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Fixed drug eruption associated with sulfonamides sold in Latino grocery stores - Greater Washington, DC, area, 2012-2013.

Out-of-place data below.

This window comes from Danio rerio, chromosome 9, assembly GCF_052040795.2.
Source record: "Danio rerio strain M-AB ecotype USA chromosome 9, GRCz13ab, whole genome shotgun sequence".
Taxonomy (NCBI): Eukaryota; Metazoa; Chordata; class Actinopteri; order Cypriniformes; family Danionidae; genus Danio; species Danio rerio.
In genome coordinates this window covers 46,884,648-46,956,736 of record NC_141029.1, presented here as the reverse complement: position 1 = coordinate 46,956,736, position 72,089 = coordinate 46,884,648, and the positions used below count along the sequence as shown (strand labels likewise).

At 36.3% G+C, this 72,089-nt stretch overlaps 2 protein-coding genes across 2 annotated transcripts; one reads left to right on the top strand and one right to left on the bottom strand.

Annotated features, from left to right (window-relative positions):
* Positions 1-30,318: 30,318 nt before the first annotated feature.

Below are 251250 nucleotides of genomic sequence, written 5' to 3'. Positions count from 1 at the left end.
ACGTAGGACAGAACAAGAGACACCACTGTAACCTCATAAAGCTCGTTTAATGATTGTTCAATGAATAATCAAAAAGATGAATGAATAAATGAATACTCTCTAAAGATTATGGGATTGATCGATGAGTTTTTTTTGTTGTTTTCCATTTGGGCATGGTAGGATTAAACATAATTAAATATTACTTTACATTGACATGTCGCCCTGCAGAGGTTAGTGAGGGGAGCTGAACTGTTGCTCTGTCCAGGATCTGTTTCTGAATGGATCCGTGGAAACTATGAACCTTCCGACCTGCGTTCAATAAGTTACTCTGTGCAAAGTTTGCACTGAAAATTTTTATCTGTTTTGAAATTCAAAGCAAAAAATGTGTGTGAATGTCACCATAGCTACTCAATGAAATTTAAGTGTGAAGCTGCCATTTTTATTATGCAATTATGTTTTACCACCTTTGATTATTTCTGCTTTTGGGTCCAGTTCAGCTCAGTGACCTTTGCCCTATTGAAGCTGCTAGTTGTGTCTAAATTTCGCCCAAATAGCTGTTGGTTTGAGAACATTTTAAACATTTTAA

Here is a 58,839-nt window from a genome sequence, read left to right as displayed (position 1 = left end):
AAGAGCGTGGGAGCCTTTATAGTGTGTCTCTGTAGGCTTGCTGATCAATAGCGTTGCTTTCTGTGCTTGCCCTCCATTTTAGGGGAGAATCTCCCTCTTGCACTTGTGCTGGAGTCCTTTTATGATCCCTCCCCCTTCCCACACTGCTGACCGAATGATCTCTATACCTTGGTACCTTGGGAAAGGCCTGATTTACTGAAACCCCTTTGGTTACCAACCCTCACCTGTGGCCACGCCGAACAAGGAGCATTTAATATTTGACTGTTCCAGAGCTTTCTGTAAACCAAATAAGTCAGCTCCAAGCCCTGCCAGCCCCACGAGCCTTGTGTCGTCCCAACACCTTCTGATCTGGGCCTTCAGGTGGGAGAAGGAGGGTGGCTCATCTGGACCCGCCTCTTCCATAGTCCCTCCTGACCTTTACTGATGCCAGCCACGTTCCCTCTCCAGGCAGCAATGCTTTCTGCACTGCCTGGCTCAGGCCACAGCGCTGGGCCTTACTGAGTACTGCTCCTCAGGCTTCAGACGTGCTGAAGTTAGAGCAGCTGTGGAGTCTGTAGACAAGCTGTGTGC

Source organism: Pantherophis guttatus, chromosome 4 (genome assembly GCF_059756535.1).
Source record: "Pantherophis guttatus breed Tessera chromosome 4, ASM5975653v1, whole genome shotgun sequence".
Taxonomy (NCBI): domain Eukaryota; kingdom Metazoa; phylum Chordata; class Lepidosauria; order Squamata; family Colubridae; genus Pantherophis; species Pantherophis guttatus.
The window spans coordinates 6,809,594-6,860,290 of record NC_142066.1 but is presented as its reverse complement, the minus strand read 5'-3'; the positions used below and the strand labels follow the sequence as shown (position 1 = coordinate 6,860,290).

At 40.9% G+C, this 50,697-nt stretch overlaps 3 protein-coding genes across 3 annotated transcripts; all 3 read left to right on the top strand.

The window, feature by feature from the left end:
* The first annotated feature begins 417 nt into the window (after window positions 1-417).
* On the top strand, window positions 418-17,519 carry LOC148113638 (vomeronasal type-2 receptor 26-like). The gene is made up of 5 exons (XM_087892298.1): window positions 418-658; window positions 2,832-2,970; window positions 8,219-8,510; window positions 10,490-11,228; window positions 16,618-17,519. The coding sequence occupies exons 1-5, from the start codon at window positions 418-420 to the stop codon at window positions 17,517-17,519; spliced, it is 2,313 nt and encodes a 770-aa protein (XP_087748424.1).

In March 2012, a Salvadoran-American boy aged 7 years living in Maryland developed three slightly painful, well-demarcated, flat, gray-brown patches on his torso. A dermatologist in Washington, DC, suspected a fixed drug eruption (an erythema multiforme-like adverse drug reaction that occurs in the same location each time the person uses a particular medication). The child had recently taken a cough and cold remedy, Baczol Antigripal, which was made in El Salvador and purchased in a Maryland suburb of Washington, DC, without a prescription. The Baczol Antigripal ingredients included the sulfonamide-containing antibiotic trimethoprim-sulfamethoxazole (TMP/SMX), which is a common cause of fixed drug eruption. In June 2013, another Salvadoran-American child, a girl aged 14 years living in northern Virginia, was evaluated for a similar fixed drug eruption likely caused by a Baczol product purchased near her home. In August 2013, staff members from the Children's National Medical Center investigated the availability of Baczol products in grocery stores in Salvadoran neighborhoods of Washington, DC, and neighboring suburbs. TMP/SMX-containing products were found in seven of 19 stores.

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